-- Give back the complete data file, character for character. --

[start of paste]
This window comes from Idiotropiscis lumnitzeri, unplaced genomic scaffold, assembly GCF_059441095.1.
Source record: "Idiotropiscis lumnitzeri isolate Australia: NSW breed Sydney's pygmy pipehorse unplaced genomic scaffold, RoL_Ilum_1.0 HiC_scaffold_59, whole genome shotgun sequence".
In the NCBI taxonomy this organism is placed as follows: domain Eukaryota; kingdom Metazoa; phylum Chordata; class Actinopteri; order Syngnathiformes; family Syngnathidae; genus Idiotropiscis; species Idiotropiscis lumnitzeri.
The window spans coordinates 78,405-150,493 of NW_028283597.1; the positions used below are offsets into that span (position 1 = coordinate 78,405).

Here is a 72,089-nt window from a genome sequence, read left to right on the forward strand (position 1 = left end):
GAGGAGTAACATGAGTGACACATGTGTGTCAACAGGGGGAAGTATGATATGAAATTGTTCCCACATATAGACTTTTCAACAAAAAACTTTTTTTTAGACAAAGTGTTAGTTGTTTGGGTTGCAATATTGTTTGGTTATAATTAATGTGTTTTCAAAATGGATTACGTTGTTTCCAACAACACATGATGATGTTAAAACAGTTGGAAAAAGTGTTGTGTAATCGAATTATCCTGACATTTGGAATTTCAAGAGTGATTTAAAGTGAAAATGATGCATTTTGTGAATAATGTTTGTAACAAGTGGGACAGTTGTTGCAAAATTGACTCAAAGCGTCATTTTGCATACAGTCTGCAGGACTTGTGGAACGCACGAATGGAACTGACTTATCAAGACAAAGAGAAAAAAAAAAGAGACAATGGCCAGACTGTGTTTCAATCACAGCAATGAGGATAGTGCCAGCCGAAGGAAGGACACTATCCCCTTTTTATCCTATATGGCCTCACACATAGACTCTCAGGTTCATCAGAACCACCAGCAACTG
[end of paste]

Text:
This window comes from Idiotropiscis lumnitzeri, unplaced genomic scaffold, assembly GCF_059441095.1.
Source record: "Idiotropiscis lumnitzeri isolate Australia: NSW breed Sydney's pygmy pipehorse unplaced genomic scaffold, RoL_Ilum_1.0 HiC_scaffold_59, whole genome shotgun sequence".
In the NCBI taxonomy this organism is placed as follows: domain Eukaryota; kingdom Metazoa; phylum Chordata; class Actinopteri; order Syngnathiformes; family Syngnathidae; genus Idiotropiscis; species Idiotropiscis lumnitzeri.
The window spans coordinates 78,405-150,493 of NW_028283597.1; the positions used below are offsets into that span (position 1 = coordinate 78,405).

Here is a 72,089-nt window from a genome sequence, read left to right on the forward strand (position 1 = left end):
GAGGAGTAACATGAGTGACACATGTGTGTCAACAGGGGGAAGTATGATATGAAATTGTTCCCACATATAGACTTTTCAACAAAAAACTTTTTTTTAGACAAAGTGTTAGTTGTTTGGGTTGCAATATTGTTTGGTTATAATTAATGTGTTTTCAAAATGGATTACGTTGTTTCCAACAACACATGATGATGTTAAAACAGTTGGAAAAAGTGTTGTGTAATCGAATTATCCTGACATTTGGAATTTCAAGAGTGATTTAAAGTGAAAATGATGCATTTTGTGAATAATGTTTGTAACAAGTGGGACAGTTGTTGCAAAATTGACTCAAAGCGTCATTTTGCATACAGTCTGCAGGACTTGTGGAACGCACGAATGGAACTGACTTATCAAGACAAAGAGAAAAAAAAAAGAGACAATGGCCAGACTGTGTTTCAATCACAGCAATGAGGATAGTGCCAGCCGAAGGAAGGACACTATCCCCTTTTTATCCTATATGGCCTCACACATAGACTCTCAGGTTCATCAGAACCACCAGCAACTG